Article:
Safety, Hearing Protection and Reduced Recoil: Hunting with Suppressed Firearms

Safety, Hearing Protection and Reduced Recoil: Hunting with Suppressed Firearms

The four of us crept down toward the feeder at the end of the pasture, the Texas moon overhead shining brightly. We got to within 100 yards of the feeder. No hogs. Yet. But every previous night that week, our guide assured us, hogs were here.

Not 15 minutes later, a group of wild hogs eased out of the tree line and made for the feeder.

Three of us had rifles, our fourth man used a handheld thermal to spot. We spread out in a line, waited for the hogs to start eating and got our targets lined up in our thermal scopes. We did the “1-2-3” countdown and opened fire.

At which point, the hogs did what hogs always do in this situation: scattered like maniacs in numerous directions, minus the three that hit the ground.

“One on the right—I’m on him!” one shooter yelled.

“Big one running straight away!” I yelled. “He’s mine!”

Did I mention all three of us shooters were using suppressed rifles? We were. Mounted on the end of my AR-15 was a Raptor 7.62 suppressor made by AB Suppressors of New Century, Kan.

AB suppressor and Barnes ammunition
The author's Raptor 7.62 suppressor from AB Suppressors and Barnes ammo proved an ideal combination for a night of Texas hog hunting.

That September 2023 night hunt proved to me, yet again, that using suppressors while hunting is the way to go. Not only was our hearing protected, thanks to the suppression of otherwise ear-damaging noise. We were able to effectively communicate after those very first shots, when the hogs were dashing about frantically, and we were picking out our now-running targets.

Plus, the hogs themselves were not really sure from which direction the shots were coming. A pair ran circles in front of us, obviously confused, while one sow made the big mistake and came right at us. We dropped six hogs during that sequence, and I suspect the number would’ve been half that had we been hunting with unsuppressed rifles.

Many Benefits
Currently, suppressors are legal to own and use in 42 states, according to American Suppressor Association(ASA). Unfortunately, ASA also notes that between 70 to 80 percent of all hunters do not use hearing protection of any kind when afield.

That’s very concerning when you consider that an unsuppressed gunshot ranges from 140 to 185 decibels (dB), and exposure to a single shot can cause permanent hearing damage. According to the Centers for Disease Control, any noises over 120 dB “can cause immediate harm to your ears.”

A quality suppressor can reduce that level of noise by trapping and dissipating blast pressure and gases at the muzzle. Suppressors reduce the noise of a gunshot by an average of 20 to35 dB—roughly the same amount as ear plugs or muffs—preserving the hearing of recreational shooters, hunters and hunting dogs.

Other Advantages
As the NRA Institute for Legislative Action shares, in addition to safeguarding our hearing, suppressors can improve:

  • Hunter Safety: While many hunters do not wear hearing protection in the field, suppressors permit hunters to maintain full situational awareness while enjoying a safer hunting experience.
  • Accuracy by Recoil Reduction: Suppressors increase shooting accuracy by reducing felt recoil and shot “flinch.”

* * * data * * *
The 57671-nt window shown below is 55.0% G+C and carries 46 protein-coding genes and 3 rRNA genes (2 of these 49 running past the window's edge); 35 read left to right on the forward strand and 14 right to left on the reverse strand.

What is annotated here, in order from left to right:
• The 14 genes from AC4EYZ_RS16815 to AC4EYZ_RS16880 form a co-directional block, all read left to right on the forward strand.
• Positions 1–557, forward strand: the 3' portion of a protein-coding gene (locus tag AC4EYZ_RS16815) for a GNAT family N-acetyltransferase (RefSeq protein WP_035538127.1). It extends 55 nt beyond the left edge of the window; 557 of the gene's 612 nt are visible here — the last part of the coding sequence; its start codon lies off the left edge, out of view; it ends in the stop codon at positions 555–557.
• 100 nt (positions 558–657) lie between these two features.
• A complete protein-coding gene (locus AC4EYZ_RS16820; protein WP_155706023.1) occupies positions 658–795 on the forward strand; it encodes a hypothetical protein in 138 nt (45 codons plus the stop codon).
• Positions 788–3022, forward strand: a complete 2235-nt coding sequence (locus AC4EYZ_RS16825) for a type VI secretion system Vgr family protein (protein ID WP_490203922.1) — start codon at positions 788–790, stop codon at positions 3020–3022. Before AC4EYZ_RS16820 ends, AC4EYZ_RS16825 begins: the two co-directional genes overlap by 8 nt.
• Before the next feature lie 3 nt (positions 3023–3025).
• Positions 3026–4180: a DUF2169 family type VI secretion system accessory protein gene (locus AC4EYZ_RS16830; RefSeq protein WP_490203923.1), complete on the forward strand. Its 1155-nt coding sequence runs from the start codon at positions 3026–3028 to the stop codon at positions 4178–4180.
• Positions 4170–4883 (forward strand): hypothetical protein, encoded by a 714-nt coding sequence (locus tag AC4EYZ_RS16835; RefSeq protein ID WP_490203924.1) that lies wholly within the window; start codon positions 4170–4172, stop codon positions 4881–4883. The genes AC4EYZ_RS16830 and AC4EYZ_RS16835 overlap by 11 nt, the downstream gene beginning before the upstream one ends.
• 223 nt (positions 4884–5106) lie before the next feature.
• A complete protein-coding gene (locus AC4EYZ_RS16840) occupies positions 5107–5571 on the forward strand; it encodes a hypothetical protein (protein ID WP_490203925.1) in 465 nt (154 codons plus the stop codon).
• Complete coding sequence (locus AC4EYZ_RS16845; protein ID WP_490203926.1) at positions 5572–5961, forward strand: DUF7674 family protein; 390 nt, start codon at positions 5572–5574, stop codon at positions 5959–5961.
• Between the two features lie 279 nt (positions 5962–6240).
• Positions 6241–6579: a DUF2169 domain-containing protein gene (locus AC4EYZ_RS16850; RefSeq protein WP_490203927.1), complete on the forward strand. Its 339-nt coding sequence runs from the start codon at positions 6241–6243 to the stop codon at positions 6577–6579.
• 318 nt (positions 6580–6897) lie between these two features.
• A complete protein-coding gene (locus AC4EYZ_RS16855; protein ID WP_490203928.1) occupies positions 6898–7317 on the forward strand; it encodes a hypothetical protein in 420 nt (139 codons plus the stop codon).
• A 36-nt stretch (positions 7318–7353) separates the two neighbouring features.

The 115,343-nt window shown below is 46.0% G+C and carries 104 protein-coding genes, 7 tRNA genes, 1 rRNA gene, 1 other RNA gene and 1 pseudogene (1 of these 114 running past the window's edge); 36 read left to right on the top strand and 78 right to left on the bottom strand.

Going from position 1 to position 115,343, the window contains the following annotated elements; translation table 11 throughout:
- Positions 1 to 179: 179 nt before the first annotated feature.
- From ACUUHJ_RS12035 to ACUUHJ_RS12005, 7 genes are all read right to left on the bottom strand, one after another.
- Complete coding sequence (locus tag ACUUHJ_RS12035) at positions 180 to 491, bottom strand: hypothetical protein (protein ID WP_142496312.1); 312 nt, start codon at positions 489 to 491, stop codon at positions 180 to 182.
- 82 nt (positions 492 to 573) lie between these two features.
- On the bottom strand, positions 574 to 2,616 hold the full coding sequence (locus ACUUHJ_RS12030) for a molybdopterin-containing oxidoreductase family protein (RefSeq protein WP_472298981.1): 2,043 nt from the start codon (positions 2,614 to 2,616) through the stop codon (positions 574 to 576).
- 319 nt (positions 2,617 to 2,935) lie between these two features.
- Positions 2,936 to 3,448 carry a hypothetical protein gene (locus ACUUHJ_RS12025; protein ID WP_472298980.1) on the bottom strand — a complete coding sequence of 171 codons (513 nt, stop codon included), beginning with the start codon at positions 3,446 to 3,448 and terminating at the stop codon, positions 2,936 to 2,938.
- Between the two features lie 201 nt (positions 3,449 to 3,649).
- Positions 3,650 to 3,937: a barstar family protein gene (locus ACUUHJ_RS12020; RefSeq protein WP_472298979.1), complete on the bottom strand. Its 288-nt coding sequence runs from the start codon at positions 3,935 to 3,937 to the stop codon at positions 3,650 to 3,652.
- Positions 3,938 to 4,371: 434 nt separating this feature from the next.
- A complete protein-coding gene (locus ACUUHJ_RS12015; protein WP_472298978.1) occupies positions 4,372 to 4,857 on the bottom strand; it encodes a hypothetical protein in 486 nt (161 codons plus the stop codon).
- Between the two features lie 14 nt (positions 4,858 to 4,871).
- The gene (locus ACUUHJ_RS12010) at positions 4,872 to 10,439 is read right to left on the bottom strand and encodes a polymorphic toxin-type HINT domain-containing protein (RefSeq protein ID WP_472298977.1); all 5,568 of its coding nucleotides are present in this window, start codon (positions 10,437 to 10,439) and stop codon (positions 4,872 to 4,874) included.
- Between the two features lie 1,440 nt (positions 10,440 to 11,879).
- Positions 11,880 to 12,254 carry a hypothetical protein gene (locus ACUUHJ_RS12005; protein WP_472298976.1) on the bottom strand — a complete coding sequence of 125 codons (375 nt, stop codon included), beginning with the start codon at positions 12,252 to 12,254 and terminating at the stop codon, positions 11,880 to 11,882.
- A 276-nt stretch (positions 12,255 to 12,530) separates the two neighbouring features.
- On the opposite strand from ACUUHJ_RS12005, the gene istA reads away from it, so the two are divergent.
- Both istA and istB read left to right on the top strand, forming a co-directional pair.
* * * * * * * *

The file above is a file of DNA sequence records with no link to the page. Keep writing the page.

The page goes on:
• Noise Complaints: Suppressors reduce noise complaints from neighbors, which are frequently used as an excuse to close hunting and shooting areas.

Trends and Options

Since 2005, Silencer Central has been serving this country’s hunters and recreational shooters by selling a wide selection of suppressors. The company also provides its customers with the easiest process possible for those purchases. In the 42 states where suppressors are legal, for example, Silencer Central can even deliver the approved suppressor right to the customer.

Suppressors are regulated under the National Firearms Act (NFA) of 1934 and fall under the administrative control of the Bureau of Alcohol, Tobacco, Firearms and Explosives (ATF). In order to buy a suppressor, a person must send ATF an application including fingerprints, passport photos and a $200 transfer tax, as well as notify the local chief law enforcement officer.

Then, a person has to wait for ATF to process and approve the application.

According to Brandon Maddox, founder and CEO of Silencer Central, one very positive trend in the suppressor buying process is a reduction of wait times for ATF approval.

“Last year, in January 2023, it was close to 12 months for an individual to receive ATF approval for a suppressor purchase,” Maddox told the NRA HLF. “Now, that’s down to an average wait time of seven to eight months.”

Maddox credited ATF’s new e-filing system for suppressor applications with the reduction in wait times. Another trend Maddox noted was that more and more lever-action rifle owners were now using suppressors. In part, this is because lever action manufacturers are now routinely offering rifles with threaded barrels ready for the addition of a suppressor.

Also, Maddox said, Silencer Central recognized that there were many lever-action owners (and other owners of long guns) who had older models without threaded barrels. So, Silencer Central now offers professional barrel threading, for a fee, and currently threads some 5,000 barrels annually.

Really, there’s very little reason for hunters to not avail themselves of suppressors nowadays. The process is easier than it’s ever been to purchase a suppressor, and the benefits to the hunter and recreational shooter are many and obvious.

About the Author
Brian McCombie is a field editor for the NRA’s American Hunter and writes about firearms and gear for the NRA’s Shooting Illustrated. A member of the National Rifle Association and the National Shooting Sports Foundation, Brian enjoys hunting hogs, shooting 1911s, watching the Chicago Bears and relaxing with his two cats.